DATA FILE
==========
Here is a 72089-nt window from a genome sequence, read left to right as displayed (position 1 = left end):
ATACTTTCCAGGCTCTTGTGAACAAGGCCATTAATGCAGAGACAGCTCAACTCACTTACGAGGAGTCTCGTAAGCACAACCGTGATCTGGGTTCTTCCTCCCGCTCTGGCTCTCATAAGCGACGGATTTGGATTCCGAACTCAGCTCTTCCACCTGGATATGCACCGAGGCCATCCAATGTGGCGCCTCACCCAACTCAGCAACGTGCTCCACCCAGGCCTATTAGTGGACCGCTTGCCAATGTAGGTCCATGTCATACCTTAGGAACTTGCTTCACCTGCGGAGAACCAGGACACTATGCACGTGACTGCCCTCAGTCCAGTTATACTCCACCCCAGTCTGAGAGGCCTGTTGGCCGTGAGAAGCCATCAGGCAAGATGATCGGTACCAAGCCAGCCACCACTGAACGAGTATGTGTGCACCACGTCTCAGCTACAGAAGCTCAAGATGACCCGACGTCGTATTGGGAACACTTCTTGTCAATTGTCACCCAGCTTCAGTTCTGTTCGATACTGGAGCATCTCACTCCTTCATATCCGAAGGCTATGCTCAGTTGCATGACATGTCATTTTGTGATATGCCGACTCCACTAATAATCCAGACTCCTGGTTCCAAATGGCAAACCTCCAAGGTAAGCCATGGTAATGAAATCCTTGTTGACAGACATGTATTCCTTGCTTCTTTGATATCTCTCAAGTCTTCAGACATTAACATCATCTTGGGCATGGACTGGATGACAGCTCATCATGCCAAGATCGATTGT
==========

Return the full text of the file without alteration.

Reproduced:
Here is a 72089-nt window from a genome sequence, read left to right as displayed (position 1 = left end):
ATACTTTCCAGGCTCTTGTGAACAAGGCCATTAATGCAGAGACAGCTCAACTCACTTACGAGGAGTCTCGTAAGCACAACCGTGATCTGGGTTCTTCCTCCCGCTCTGGCTCTCATAAGCGACGGATTTGGATTCCGAACTCAGCTCTTCCACCTGGATATGCACCGAGGCCATCCAATGTGGCGCCTCACCCAACTCAGCAACGTGCTCCACCCAGGCCTATTAGTGGACCGCTTGCCAATGTAGGTCCATGTCATACCTTAGGAACTTGCTTCACCTGCGGAGAACCAGGACACTATGCACGTGACTGCCCTCAGTCCAGTTATACTCCACCCCAGTCTGAGAGGCCTGTTGGCCGTGAGAAGCCATCAGGCAAGATGATCGGTACCAAGCCAGCCACCACTGAACGAGTATGTGTGCACCACGTCTCAGCTACAGAAGCTCAAGATGACCCGACGTCGTATTGGGAACACTTCTTGTCAATTGTCACCCAGCTTCAGTTCTGTTCGATACTGGAGCATCTCACTCCTTCATATCCGAAGGCTATGCTCAGTTGCATGACATGTCATTTTGTGATATGCCGACTCCACTAATAATCCAGACTCCTGGTTCCAAATGGCAAACCTCCAAGGTAAGCCATGGTAATGAAATCCTTGTTGACAGACATGTATTCCTTGCTTCTTTGATATCTCTCAAGTCTTCAGACATTAACATCATCTTGGGCATGGACTGGATGACAGCTCATCATGCCAAGATCGATTGT